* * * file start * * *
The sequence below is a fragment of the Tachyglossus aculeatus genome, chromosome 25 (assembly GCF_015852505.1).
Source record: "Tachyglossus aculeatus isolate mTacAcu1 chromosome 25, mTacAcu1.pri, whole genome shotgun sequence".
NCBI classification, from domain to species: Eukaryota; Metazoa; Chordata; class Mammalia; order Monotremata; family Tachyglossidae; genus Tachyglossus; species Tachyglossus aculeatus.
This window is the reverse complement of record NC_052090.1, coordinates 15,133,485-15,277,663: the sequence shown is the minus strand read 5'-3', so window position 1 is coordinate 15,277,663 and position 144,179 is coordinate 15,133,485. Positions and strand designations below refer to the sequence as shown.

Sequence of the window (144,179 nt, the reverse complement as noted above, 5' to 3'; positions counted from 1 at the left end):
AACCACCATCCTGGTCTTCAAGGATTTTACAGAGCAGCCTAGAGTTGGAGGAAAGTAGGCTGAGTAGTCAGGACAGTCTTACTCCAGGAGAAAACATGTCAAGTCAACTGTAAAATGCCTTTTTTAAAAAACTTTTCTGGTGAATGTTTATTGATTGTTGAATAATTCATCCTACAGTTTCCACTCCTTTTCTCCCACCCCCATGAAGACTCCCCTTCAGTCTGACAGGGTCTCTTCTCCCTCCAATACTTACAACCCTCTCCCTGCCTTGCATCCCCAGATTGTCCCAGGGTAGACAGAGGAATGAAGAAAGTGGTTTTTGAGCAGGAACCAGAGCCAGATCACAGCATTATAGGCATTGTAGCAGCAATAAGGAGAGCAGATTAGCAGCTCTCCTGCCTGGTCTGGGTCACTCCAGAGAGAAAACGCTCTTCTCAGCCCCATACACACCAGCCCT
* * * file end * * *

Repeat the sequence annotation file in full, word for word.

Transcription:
The sequence below is a fragment of the Tachyglossus aculeatus genome, chromosome 25 (assembly GCF_015852505.1).
Source record: "Tachyglossus aculeatus isolate mTacAcu1 chromosome 25, mTacAcu1.pri, whole genome shotgun sequence".
NCBI classification, from domain to species: Eukaryota; Metazoa; Chordata; class Mammalia; order Monotremata; family Tachyglossidae; genus Tachyglossus; species Tachyglossus aculeatus.
This window is the reverse complement of record NC_052090.1, coordinates 15,133,485-15,277,663: the sequence shown is the minus strand read 5'-3', so window position 1 is coordinate 15,277,663 and position 144,179 is coordinate 15,133,485. Positions and strand designations below refer to the sequence as shown.

Sequence of the window (144,179 nt, the reverse complement as noted above, 5' to 3'; positions counted from 1 at the left end):
AACCACCATCCTGGTCTTCAAGGATTTTACAGAGCAGCCTAGAGTTGGAGGAAAGTAGGCTGAGTAGTCAGGACAGTCTTACTCCAGGAGAAAACATGTCAAGTCAACTGTAAAATGCCTTTTTTAAAAAACTTTTCTGGTGAATGTTTATTGATTGTTGAATAATTCATCCTACAGTTTCCACTCCTTTTCTCCCACCCCCATGAAGACTCCCCTTCAGTCTGACAGGGTCTCTTCTCCCTCCAATACTTACAACCCTCTCCCTGCCTTGCATCCCCAGATTGTCCCAGGGTAGACAGAGGAATGAAGAAAGTGGTTTTTGAGCAGGAACCAGAGCCAGATCACAGCATTATAGGCATTGTAGCAGCAATAAGGAGAGCAGATTAGCAGCTCTCCTGCCTGGTCTGGGTCACTCCAGAGAGAAAACGCTCTTCTCAGCCCCATACACACCAGCCCT